- The Washington Times - Friday, September 29, 2000

Bersabe Febles is dying. Earlier this week, she nearly slipped away in her Long Island hospital. But she has one last wish before she goes: to see her son, Jorge Febles, whom she left in Cuba in 1968 when he was only 15 years old. Bersabe Febles had expected a bribe to a government official would buy her son's escape from Cuba in a matter of days after she fled. But that official disappeared and with him all hopes of getting Jorge Febles off the island safely.

Communist regimes have torn apart families the world over in Cuba, Korea, Eastern Europe, Africa. But what's remarkable about the Febles case is that it isn't Cuban dictator Fidel Castro who stands in the way of a visit by Mr. Febles, now 48 years old and with his own family in Cuba. Instead, officials at the U.S. Immigration and Naturalization Service are barring his visit. The agency won't explain why, but immigration officials told the Associated Press that in general, even applicants seeking visas for humanitarian reasons must show strong economic and social ties to their home countries. That would be quite a challenge for Mr. Febles, since the Cuban regime owns virtually everything on the island.

Mrs. Febles' 32-year separation from her son must be incalculably painful. If a deathbed reunion would bring her any peace, then her son ought to be allowed to visit her. Where are the voices championing her cause? Where is the National Council of Churches, the organization that worked so vigorously to have Elian Gonzalez returned to his father in Cuba? The council told editors at The Washington Times it hasn't gotten involved in the Febles case because no one has asked the organization to intervene. Did it need an invitation to get involved in Elian's case?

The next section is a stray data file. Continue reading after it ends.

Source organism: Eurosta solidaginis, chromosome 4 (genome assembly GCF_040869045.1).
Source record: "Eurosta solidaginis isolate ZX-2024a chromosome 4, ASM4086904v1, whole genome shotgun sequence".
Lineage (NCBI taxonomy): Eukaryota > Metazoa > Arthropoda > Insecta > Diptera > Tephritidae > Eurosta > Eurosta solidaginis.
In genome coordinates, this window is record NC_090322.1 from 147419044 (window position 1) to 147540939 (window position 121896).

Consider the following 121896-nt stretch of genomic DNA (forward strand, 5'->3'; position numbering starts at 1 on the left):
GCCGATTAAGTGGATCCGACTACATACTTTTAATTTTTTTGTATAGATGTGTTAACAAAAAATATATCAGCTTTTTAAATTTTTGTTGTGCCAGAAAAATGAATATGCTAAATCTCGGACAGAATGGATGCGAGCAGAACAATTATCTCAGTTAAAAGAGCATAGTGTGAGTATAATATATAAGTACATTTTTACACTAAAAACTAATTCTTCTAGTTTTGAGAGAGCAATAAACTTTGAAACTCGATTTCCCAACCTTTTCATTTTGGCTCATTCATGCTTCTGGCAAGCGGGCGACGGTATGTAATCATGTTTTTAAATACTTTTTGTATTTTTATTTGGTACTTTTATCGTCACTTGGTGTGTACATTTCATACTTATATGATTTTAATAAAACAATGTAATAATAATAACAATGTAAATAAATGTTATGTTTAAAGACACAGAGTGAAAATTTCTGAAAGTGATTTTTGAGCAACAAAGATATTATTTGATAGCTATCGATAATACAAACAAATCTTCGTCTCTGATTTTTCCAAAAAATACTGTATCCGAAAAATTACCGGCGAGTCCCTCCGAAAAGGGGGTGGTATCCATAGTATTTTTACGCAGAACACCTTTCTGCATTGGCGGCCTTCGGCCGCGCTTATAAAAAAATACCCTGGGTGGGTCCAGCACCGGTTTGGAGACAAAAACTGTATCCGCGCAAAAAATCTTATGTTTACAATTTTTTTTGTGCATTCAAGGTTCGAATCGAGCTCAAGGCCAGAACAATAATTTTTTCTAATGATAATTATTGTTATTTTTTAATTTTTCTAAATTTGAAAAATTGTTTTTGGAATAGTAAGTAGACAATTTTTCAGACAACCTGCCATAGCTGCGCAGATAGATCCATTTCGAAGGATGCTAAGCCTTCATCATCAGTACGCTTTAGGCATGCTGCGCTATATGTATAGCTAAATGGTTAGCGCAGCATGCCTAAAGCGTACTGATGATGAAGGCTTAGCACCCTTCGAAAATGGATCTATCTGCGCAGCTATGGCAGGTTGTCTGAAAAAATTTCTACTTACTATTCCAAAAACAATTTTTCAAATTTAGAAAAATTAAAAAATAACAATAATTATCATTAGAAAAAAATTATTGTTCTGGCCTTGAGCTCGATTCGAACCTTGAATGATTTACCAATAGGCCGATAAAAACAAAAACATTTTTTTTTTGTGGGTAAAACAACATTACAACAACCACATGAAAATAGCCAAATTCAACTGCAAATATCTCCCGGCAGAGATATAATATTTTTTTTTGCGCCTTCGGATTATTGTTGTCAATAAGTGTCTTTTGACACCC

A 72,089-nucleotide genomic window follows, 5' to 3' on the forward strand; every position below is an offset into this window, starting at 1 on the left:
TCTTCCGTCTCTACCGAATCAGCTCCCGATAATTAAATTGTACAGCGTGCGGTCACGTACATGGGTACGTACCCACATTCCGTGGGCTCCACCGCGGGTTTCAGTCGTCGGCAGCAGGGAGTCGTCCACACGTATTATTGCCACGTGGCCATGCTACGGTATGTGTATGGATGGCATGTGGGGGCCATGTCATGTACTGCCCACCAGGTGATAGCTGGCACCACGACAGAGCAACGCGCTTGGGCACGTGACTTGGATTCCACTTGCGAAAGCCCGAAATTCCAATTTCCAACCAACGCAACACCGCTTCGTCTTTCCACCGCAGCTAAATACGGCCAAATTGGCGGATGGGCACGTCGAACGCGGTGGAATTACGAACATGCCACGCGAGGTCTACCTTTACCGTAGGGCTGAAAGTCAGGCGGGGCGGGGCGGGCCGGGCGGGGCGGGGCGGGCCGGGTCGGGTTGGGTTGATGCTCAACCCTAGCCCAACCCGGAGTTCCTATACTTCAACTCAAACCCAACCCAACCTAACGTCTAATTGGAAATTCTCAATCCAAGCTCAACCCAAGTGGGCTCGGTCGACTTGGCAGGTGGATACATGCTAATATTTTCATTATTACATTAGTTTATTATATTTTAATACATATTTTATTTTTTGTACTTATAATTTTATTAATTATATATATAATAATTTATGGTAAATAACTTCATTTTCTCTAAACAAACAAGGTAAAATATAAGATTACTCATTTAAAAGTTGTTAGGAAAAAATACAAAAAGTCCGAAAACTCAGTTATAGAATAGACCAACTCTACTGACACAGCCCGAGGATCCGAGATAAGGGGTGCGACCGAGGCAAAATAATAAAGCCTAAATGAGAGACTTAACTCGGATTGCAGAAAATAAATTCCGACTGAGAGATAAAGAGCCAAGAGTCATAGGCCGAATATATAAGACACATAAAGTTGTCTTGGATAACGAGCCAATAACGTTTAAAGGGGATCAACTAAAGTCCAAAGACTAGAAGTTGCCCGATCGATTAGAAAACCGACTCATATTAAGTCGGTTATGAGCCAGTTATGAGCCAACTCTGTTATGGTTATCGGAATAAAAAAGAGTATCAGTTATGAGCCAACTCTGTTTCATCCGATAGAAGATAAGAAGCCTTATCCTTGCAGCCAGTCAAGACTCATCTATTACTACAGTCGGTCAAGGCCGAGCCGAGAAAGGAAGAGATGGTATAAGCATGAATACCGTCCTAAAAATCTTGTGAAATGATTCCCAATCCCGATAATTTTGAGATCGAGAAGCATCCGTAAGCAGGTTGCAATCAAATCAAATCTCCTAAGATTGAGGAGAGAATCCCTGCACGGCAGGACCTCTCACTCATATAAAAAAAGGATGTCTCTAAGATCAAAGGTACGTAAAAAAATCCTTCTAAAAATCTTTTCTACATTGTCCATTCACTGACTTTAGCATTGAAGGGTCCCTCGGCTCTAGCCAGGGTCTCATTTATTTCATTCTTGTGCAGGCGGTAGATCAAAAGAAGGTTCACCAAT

Reps. Rick Lazio and Peter King, both Republicans from New York, and Sen. Charles Schumer, New York Democrat, have sent letters to the U.S. Interests Section in Havana on behalf of Mr. Febles. Mrs. Febles' daughter, who lives in the United States, maintains that her brother has no desire to emigrate to the United States. He wants only to see his dying mother, then return to his own family in Cuba.

Mrs. Febles no doubt thought about her stranded son every day of her life. Other lawmakers and organizations should support this dying woman's last wish. Bureaucratic whims shouldn't stand in the way of this reunion.

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